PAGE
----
September 5, 2016
Dear Mayor Savage and members of Council,
The Willow Tree Group is an association of residents living in the neighbourhoods north and south of Quinpool Road, near Robie St. We are also members of the Coalition for Responsible Development in HRM, a 15-member group of residents’ associations that, like ours, are concerned about the direction development in HRM is going and how decisions are being made.
We are writing today regarding the August 4 staff report on Cases 18966 and 19281, which was released to the public on September 2.
With respect to the staff recommendations on the Westwood property on Robie St., we would like to commend staff for recognizing the considerable negative impact the proposal in its current form would have had on the North and Central Common and surrounding neighbourhood. We would also like to express our support for staff’s recommendation that development on the site be limited to 6 storeys.
Without the prospect of an APL tower and a Westwood tower on adjacent properties, we agree it makes sense to separate these two development proposals, as the staff report recommends.
With respect to APL’s proposal on Quinpool, we continue to have serious concerns about allowing a 20-storey building on that site. At all the public meetings on this project, the public has consistently and overwhelmingly expressed opposition to that much height and density on the site. Please see survey results taken after the Public Information Meeting on the project.
The staff report mentions that support for height was received through an online survey and personal emails. Since this is completely contrary to what we heard in public, we would ask that members of Council and the public be provided with survey data and copies of submissions that were in support of this level of height in order to back up this claim. If this evidence is not forthcoming, we would urge you to base your decisions only on publically available information, which does not support height of this nature.
At 20 storeys, the APL building would not conform to MPS and LUB requirements regarding massing and compatibility with surrounding neighbourhoods. We have serious concerns about the winds that would be generated by a 20-storey building at an intersection that is already plagued by very high winds. We also believe that insufficient consideration has been given to the impact of shadows on the Common, as well as nearby Cogswell Park. Insufficient consideration has also been given traffic impacts of a dense residential building at one of the busiest corners in the city, to say nothing of the impacts of traffic to and from its parking garage on Parker St., which is a quiet one-way residential street.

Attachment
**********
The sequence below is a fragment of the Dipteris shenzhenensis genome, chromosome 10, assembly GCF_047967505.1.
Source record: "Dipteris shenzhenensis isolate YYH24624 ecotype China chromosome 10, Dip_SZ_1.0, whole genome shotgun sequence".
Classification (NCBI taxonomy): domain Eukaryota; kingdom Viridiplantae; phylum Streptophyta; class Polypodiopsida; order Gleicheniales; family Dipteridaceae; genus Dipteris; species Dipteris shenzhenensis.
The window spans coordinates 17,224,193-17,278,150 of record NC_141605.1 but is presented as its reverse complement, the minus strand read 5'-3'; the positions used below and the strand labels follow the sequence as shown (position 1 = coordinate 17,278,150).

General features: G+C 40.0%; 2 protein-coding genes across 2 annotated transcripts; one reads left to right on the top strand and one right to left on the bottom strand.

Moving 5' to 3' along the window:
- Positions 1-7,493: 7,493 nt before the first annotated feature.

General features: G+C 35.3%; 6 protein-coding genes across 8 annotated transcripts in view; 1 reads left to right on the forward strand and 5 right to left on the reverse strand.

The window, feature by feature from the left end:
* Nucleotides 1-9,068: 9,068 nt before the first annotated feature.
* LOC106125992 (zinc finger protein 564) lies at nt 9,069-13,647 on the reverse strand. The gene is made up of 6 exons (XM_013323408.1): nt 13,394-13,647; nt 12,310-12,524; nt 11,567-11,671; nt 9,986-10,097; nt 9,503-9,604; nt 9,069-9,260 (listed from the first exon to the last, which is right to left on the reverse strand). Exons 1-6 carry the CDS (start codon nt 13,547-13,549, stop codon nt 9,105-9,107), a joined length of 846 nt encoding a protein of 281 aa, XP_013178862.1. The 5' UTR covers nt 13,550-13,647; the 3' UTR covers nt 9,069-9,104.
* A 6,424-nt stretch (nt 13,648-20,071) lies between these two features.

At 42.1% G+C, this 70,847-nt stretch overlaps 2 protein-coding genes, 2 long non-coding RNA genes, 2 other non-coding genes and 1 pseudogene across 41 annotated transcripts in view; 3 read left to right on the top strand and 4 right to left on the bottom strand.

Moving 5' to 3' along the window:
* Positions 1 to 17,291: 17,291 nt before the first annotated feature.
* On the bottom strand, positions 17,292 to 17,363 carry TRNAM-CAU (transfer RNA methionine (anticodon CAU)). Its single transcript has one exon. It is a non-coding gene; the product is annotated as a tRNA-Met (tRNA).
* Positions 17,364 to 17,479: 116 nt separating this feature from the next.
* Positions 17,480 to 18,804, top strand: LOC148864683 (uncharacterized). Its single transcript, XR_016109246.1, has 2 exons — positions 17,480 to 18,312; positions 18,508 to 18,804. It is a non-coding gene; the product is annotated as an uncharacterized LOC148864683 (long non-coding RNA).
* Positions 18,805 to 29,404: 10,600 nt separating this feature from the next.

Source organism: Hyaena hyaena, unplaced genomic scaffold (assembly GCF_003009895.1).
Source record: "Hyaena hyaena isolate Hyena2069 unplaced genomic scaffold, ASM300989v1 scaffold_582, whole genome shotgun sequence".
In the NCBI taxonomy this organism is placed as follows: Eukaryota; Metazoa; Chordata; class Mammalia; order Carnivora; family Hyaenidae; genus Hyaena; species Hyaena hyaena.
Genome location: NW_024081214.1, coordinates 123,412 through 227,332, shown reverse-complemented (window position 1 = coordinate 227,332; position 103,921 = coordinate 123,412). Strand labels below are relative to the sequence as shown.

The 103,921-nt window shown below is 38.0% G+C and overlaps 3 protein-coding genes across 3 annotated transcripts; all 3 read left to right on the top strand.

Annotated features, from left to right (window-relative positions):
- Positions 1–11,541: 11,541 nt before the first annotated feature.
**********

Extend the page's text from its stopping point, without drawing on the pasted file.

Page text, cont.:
Finally, we urge you not to approve any site-specific amendments to the MPS and LUB for either project as part of a Development Agreement process. Rather, we request that you approve Alternative 1 outlined on page 6 of the staff report: to direct staff to consider these two projects as part of the Centre Plan. We believe there are a number of good reasons for doing so:
- The Centre Plan is able to draw upon much more extensive community consultations than the MPS/LUB amendment process. The staff report (p. 6) suggests that this tower would be the first step in a larger scheme for the entire Quinpool district: “buildings … increasing in height gradually from a low point at Oxford Street to the west to a high point at the corner of Quinpool and Robie.” This scheme has never been mentioned publicly and deserves proper discussion.
- The Centre Plan allows for the discussion of wider issues such as affordability and housing need, local economic impact, and environmental impact (issues that are discussed in the Centre Plan document, “Halifax Housing Needs Assessment”), whereas site-specific amendments tend to focus more narrowly on issues of built form, such as height and massing.
- Granting approval to build more than the LUB permits on this site is equivalent to handing the developer millions of dollars in additional profit. At this time there is no mechanism for the City to benefit from granting additional developments rights. However, if this proposal is considered under the Centre Plan, the City could receive direct financial benefit under bonusing mechanisms (as discussed in the Centre Plan document, “Density Bonusing Study”).
Andrea Arbic (on behalf of the Willow Tree Group)